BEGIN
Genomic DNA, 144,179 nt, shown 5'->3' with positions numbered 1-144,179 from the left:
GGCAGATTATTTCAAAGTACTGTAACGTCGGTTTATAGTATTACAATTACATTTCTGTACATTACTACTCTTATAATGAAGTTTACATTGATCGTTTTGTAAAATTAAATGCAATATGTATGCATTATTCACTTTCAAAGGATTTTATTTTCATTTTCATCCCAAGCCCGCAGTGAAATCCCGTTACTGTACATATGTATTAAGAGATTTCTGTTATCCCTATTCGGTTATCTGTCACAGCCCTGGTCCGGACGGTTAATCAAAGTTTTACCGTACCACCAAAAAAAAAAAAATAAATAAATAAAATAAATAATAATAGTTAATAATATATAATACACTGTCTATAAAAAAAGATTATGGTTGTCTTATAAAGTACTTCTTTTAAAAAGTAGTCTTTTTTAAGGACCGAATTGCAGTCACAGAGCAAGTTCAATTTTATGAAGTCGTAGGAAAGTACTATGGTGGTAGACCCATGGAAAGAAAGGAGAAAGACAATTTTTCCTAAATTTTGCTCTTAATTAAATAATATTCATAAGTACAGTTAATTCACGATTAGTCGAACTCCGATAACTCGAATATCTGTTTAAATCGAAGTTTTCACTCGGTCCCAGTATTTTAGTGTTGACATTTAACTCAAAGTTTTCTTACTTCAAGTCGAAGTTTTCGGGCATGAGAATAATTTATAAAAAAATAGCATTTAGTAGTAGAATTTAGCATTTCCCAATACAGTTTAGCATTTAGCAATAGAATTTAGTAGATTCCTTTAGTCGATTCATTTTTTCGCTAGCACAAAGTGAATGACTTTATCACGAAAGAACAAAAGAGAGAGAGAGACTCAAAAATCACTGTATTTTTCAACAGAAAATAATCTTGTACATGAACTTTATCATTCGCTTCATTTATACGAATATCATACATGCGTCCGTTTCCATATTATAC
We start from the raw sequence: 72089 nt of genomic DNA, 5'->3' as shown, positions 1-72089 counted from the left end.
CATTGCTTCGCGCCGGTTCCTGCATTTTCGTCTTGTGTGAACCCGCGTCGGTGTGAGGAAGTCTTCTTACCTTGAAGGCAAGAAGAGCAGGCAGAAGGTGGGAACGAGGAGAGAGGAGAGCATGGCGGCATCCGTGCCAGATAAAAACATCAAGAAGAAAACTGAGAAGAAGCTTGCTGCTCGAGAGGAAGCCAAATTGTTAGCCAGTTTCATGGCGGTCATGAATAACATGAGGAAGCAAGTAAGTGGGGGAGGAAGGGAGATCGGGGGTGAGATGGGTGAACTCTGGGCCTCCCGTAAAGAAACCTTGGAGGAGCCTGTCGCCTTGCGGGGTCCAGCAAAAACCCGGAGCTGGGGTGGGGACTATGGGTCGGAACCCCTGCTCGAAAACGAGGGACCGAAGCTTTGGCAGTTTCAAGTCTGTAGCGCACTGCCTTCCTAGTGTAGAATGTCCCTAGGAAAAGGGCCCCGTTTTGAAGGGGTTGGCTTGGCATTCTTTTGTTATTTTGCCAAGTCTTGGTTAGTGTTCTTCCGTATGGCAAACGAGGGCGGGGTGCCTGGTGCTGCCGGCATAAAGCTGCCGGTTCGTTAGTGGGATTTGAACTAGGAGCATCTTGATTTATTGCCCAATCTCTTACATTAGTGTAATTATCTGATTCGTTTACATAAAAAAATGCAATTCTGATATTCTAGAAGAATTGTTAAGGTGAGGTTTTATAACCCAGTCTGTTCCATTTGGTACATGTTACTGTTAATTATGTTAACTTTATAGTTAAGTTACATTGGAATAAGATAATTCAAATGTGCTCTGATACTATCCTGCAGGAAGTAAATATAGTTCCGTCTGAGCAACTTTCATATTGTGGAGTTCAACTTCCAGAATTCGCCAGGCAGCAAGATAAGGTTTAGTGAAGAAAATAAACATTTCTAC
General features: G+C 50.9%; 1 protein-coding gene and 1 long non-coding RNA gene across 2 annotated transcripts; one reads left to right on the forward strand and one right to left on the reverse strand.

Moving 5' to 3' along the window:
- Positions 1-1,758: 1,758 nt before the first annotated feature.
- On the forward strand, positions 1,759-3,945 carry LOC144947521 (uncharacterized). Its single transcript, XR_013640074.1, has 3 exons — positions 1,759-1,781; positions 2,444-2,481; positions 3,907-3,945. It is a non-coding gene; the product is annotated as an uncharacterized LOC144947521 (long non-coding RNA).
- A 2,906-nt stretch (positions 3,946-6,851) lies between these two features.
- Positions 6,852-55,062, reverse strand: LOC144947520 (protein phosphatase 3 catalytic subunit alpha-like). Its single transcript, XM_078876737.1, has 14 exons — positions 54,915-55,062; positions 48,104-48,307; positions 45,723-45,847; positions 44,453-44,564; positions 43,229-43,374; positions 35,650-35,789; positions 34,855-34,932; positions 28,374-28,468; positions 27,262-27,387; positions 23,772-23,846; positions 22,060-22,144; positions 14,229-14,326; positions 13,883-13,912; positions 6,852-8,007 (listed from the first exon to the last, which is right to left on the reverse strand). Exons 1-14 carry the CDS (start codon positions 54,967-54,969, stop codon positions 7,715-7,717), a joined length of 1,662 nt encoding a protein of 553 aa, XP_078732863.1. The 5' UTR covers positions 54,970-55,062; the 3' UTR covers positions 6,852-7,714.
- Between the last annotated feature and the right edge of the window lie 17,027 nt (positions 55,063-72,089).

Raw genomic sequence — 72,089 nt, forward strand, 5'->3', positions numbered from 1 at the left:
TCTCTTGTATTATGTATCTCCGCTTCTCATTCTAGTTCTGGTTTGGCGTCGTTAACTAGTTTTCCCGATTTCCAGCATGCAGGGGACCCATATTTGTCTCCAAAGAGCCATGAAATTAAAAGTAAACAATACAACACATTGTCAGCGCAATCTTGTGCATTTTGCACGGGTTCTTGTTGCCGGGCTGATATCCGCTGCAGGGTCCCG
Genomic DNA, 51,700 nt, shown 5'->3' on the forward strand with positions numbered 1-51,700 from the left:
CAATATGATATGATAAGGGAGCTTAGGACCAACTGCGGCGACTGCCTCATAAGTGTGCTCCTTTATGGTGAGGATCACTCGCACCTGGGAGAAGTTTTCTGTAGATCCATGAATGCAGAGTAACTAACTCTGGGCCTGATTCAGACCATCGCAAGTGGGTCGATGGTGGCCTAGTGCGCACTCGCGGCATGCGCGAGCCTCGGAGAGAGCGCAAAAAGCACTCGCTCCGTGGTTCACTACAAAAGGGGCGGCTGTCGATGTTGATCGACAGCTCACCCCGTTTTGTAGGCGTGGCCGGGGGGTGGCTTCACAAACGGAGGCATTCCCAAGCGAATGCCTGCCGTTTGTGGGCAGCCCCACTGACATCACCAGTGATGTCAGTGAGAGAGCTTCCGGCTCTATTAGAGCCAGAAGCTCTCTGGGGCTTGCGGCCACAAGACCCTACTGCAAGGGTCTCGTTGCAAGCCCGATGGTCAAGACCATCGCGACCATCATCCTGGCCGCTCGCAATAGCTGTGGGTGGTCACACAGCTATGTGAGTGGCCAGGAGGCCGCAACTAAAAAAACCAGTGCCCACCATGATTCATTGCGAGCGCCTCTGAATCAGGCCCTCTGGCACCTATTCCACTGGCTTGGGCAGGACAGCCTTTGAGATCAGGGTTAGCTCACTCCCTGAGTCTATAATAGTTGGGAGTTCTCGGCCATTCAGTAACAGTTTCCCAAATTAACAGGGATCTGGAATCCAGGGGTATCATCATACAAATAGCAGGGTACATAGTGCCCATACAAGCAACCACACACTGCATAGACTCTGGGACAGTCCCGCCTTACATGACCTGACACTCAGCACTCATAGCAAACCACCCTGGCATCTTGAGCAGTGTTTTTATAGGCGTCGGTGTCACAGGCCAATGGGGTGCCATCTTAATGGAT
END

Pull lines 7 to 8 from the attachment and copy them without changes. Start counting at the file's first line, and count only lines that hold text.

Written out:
- Positions 1-1,758: 1,758 nt before the first annotated feature.
- On the forward strand, positions 1,759-3,945 carry LOC144947521 (uncharacterized). Its single transcript, XR_013640074.1, has 3 exons — positions 1,759-1,781; positions 2,444-2,481; positions 3,907-3,945. It is a non-coding gene; the product is annotated as an uncharacterized LOC144947521 (long non-coding RNA).